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Mol Cell Biochem. 2004 Dec;267(1-2):147-55.

Inhibition of amyloid fibrillogenesis and toxicity by a peptide chaperone.

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  • 1Department of Ophthalmology, University of Missouri, Columbia, MO 65212, USA.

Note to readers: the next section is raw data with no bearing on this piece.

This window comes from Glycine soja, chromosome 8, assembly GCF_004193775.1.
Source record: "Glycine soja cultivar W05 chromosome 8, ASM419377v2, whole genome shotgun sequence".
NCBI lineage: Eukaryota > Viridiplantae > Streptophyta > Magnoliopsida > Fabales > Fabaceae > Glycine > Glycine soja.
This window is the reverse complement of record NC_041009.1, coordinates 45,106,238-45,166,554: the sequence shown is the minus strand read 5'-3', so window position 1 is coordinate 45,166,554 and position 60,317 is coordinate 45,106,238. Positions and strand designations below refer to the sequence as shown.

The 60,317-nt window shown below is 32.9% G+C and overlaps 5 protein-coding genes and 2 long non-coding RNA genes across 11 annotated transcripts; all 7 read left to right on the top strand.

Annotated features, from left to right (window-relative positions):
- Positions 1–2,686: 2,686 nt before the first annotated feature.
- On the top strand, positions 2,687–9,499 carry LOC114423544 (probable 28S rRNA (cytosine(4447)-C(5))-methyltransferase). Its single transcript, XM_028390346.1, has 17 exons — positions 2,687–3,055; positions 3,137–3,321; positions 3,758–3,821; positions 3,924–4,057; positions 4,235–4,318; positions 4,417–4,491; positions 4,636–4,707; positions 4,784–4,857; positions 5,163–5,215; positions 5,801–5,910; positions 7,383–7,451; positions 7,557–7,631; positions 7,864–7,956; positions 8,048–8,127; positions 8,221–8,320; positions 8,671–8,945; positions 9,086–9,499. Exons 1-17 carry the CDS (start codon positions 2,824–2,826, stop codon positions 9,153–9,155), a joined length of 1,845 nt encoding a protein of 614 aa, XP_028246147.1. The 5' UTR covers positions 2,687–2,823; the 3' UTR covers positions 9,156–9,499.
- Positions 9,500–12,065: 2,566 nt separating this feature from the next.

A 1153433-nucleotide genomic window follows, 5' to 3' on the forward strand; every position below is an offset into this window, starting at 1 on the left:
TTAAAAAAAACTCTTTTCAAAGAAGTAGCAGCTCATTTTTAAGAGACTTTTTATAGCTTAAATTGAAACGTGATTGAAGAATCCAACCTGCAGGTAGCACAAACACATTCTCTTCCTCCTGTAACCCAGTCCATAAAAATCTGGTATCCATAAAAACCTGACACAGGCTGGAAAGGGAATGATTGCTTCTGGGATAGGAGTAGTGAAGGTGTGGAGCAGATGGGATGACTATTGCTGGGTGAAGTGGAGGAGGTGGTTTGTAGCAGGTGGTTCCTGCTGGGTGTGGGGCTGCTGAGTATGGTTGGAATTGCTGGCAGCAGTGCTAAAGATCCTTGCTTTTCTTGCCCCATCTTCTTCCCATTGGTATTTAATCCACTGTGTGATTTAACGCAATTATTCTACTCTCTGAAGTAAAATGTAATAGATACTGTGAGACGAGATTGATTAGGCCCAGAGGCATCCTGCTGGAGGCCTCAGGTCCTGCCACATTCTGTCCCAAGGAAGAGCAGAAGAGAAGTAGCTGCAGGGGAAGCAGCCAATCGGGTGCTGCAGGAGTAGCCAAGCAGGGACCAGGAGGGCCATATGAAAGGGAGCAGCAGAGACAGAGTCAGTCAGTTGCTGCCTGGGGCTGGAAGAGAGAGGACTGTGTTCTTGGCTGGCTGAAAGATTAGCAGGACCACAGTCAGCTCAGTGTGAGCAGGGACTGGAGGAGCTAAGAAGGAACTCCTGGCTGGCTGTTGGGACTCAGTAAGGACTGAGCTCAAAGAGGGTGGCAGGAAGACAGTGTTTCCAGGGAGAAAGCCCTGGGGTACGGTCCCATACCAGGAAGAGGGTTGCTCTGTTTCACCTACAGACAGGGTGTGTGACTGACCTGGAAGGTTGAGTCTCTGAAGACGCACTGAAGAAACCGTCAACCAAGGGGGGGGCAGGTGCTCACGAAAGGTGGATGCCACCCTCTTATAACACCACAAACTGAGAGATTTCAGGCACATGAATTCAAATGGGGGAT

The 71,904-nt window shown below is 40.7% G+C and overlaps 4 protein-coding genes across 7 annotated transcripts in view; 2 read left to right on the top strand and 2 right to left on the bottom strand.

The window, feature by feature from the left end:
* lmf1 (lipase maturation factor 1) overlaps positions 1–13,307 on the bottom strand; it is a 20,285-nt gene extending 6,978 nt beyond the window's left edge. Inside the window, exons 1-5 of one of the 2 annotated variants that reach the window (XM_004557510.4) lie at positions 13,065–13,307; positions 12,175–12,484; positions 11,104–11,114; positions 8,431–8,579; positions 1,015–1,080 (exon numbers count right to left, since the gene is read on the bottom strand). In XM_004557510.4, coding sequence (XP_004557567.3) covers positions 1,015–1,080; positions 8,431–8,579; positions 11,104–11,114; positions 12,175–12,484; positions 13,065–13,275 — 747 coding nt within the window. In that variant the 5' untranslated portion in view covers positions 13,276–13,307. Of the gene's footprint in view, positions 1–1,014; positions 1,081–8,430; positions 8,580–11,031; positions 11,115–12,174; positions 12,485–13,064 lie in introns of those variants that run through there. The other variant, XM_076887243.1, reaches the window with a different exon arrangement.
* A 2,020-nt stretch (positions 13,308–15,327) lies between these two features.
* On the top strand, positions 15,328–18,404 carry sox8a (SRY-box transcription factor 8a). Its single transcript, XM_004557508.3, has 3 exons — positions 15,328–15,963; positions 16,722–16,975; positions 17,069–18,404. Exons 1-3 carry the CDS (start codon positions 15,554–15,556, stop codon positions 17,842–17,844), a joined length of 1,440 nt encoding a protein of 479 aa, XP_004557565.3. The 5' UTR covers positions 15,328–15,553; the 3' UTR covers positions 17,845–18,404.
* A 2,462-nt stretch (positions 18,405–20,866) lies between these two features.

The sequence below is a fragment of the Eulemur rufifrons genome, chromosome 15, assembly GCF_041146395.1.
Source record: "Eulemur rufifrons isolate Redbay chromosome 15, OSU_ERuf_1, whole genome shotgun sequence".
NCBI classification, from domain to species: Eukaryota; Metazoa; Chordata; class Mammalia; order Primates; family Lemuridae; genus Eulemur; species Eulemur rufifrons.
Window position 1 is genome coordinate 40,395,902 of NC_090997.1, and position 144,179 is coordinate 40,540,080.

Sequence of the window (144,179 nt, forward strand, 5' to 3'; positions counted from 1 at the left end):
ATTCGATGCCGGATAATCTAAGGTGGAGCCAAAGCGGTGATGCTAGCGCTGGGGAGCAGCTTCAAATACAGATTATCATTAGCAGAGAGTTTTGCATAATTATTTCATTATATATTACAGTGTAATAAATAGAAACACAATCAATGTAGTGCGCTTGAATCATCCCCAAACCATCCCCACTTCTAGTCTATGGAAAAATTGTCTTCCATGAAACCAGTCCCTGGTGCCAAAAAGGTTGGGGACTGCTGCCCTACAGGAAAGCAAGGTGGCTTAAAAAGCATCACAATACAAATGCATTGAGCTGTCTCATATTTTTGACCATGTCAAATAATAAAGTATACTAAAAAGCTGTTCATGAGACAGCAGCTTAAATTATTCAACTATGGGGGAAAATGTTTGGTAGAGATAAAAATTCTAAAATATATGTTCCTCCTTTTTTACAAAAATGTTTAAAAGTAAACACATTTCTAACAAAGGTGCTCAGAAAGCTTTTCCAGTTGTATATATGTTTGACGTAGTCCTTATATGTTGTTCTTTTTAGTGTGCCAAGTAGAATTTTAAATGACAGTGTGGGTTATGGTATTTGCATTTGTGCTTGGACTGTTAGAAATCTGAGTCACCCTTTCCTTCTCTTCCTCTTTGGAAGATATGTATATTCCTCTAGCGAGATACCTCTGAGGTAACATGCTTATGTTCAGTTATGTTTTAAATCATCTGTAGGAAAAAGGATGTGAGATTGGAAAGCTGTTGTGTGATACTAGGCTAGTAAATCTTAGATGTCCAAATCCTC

Aggregation of proteins in tissues is associated with several diseases, including Alzheimer's disease. It is characterized by the accumulation of amyloid beta peptide (Abeta) in the extracellular spaces of the brain cells, resulting in neuronal death and other pathological changes. alpha-Crystallin, a small heat-shock protein in lens, and a peptide chaperone having the functional site sequence DFVIFLDVKHFSPEDLTVK of alphaA-crystallin may inhibit Abeta fibrillogenesis and toxicity. The peptide chaperone (mini-alphaA-crystallin), having an Abeta interacting domain and a complex solubilizing domain, was shown in previous studies to prevent aggregation of several proteins under denaturing conditions. In this in vitro study, using transmission electron microscopy and thioflavin T binding assay, we show that mini-alphaA-crystallin arrests the fibril formation of Abeta peptides. Mini-alphaA-crystallin also suppresses the toxic action of Abeta on rat pheochromocytoma (PC 12) cells. The wide chaperoning capability of the peptide and its ability to inhibit amyloid fibril formation and suppress toxicity suggest that mini-alphaA-crystallin may serve as a universal chaperone in controlling diseases of protein aggregation, including Alzheimer's disease.

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